1. With respect to the Tenth Amendment, my colleagues say that there can be no coercion because “the States retain the fundamental right to say no.” “We know that this is a genuine right of refusal and not something illusory because States have exercised this option in the past” – with respect to regulations involving conventional pollutants like sulfur dioxide, particulates, and nitrogen dioxide. But that assumes that EPA’s new plan is but a “carbon” copy of conventional Clean Air Act rules. It’s not. Both the extent of federal interference and the degree of coercion make EPA’s current proposal qualitatively different from any previous Clean Air Act program. EPA’s plan essentially remakes the agreement between States and the Federal Government that has existed since the Clean Air Act was enacted in 1970. States could not have expected, when they adopted costly implementation plans to regulate power plants’ conventional pollutants like NO2, SO2, and particulates, that EPA would do an about-face and seek to phase out those power plants altogether by dictating sweeping rules to regulate CO2, which is produced by every human activity. That’s why so many States and state officials have objected to EPA’s plan.

My colleagues simultaneously say (1) that States have nothing to fear from a federal plan that will be imposed directly on their electric utilities, consumers, and businesses if they fail to submit their own plans to EPA, but (2) that “nobody knows a State’s own political and economic priorities better than they do” and that “even a well-intended federal government may not possess the plenary authority necessary to make the precise tradeoffs the States would make if they were in charge.” The latter is a polite way of saying that a centrally designed federal plan would put most if not all States at a huge disadvantage if they choose not to file their own plans as EPA’s proposal would direct them to do. The very feasibility of a federal plan is open to question, because EPA has not announced a model and obviously lacks sufficient resources to operate throughout the nation all the utility regulatory programs, energy efficiency programs, or any of the other programs that would be necessary to implement a “federal” plan. And a poorly administered federal plan or one plagued with jurisdictional uncertainties and litigation could paralyze a State’s energy sector, damage its economy, and inflict serious hardship on its citizens. That’s why I see this dispute as strikingly similar to the Affordable Care Act case of King v. Burwell, argued in the Supreme Court on March 4. There, Justice Kennedy, among others, noted the “serious constitutional problem” that would result if a federal statute were interpreted as threatening the citizens of a State with significant injury unless the State agreed to follow federal policies. The same is true here.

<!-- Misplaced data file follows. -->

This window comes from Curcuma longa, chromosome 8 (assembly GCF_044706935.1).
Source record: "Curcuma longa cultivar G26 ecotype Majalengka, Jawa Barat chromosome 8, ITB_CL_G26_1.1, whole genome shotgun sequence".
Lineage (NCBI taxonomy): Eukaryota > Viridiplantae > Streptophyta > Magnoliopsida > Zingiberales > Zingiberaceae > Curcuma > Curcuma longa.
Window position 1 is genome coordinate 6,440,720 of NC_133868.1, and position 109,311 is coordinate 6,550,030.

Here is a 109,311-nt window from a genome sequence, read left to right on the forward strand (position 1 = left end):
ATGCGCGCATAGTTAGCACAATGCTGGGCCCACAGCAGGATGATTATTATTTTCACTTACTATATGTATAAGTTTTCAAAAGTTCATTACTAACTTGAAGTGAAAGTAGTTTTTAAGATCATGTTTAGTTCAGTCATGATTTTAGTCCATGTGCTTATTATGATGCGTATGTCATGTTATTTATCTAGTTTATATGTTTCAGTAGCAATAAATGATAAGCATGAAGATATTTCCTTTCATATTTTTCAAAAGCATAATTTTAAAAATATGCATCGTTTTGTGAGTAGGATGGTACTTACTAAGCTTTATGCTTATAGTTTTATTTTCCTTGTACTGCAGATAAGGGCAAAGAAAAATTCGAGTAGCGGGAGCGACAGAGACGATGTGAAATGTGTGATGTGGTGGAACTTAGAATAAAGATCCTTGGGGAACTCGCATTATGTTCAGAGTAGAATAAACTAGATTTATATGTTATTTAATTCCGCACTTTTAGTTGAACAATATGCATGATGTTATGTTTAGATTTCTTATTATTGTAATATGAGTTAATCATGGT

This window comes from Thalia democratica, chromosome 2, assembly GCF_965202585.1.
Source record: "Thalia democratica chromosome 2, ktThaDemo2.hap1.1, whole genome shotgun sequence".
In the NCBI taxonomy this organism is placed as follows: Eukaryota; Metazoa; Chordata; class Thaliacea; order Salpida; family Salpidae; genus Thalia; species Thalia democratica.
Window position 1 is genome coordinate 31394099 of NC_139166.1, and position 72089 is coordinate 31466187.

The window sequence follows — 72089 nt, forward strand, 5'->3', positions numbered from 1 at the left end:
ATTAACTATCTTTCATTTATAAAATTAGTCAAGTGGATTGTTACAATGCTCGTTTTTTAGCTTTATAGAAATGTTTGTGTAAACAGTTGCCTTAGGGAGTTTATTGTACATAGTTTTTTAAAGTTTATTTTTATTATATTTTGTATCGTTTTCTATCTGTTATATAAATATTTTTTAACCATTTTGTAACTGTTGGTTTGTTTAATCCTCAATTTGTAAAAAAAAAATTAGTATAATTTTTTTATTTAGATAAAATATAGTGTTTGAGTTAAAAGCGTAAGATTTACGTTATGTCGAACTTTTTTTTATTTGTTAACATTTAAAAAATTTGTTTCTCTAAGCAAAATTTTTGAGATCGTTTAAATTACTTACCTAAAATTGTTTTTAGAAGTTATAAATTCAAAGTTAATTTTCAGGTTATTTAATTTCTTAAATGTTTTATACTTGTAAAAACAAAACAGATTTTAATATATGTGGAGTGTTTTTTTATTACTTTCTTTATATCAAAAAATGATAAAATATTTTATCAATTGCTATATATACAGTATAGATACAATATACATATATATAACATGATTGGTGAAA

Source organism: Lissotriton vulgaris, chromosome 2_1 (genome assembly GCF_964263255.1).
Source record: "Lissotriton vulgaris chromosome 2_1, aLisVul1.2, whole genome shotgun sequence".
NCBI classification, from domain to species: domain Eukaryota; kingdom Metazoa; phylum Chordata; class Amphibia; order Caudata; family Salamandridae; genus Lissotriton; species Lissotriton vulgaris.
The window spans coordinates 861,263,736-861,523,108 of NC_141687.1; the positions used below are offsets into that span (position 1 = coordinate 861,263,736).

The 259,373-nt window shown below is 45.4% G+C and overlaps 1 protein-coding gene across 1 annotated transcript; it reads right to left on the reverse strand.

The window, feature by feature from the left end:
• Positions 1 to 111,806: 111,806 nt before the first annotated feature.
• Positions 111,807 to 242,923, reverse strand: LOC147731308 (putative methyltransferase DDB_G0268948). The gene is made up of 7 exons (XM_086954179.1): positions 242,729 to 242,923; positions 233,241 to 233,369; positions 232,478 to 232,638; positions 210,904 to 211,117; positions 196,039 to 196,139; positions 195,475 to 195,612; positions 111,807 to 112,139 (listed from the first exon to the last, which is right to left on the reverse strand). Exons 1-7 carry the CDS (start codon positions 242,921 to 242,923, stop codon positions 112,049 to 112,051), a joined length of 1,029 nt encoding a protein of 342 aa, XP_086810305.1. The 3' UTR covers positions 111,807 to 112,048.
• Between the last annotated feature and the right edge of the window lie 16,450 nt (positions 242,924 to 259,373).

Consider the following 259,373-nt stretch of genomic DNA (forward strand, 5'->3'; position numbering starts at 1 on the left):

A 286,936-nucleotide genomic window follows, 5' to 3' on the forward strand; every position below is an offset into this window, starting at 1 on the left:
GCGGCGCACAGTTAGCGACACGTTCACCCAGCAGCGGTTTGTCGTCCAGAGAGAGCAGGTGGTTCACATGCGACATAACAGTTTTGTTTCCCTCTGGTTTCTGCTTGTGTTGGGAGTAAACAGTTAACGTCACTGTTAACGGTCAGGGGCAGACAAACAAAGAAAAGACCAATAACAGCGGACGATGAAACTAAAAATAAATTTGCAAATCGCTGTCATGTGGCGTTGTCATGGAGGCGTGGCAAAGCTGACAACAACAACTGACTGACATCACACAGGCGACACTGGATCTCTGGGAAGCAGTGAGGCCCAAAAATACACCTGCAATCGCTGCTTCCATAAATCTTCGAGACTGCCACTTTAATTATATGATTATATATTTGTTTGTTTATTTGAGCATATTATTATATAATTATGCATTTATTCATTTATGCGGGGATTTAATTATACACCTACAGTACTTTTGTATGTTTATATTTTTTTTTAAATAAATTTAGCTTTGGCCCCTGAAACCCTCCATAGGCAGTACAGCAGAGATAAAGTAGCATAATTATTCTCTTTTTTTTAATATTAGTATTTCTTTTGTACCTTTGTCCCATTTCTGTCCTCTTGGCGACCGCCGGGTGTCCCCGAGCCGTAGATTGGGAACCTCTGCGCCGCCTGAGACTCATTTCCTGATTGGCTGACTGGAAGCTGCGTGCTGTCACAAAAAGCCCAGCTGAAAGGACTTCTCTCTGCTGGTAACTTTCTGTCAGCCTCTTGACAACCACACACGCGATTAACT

My colleagues’ ad hominem assertion that I have “uncritically” embraced “the coal industry claim” that EPA’s proposal threatens the reliability of the nation’s electricity system is misplaced. In fact, the North American Electric Reliability Corporation (“NERC”), which is a not-for-profit international regulatory authority specifically tasked by Congress with monitoring grid reliability, and which operates under supervision by FERC and governmental authorities in Canada, has determined that “Essential Reliability Services may be strained by the proposed” rule, and that the rule’s requirements “represent a significant reliability challenge.” Grid operators representing more than 60% of the electricity produced in the United States filed comments with EPA expressing strong concerns about the proposal’s threat to grid reliability. At a July 29, 2014 congressional hearing, FERC Commissioners warned of potential conflicts between EPA and federal energy regulators, with one predicting a jurisdictional “train wreck.” A group of state legislators representing States that amount to 43% of the total electricity generation in the United States filed comments objecting to EPA’s plan. A group of 17 state attorneys general submitted comments to EPA citing a study by NERA Economic Consulting finding that EPA had underestimated its plan’s impact on power plant retirements by some 46 to 169 gigawatts. The attorneys general explained that “[r]etirements on this scale are likely to seriously threaten the reliability of our nation’s electric supply.” For the record, grid reliability is hardly a “coal industry claim,” and I do not “uncritically” accept industry’s or anyone’s views on these issues. I call it as I see it.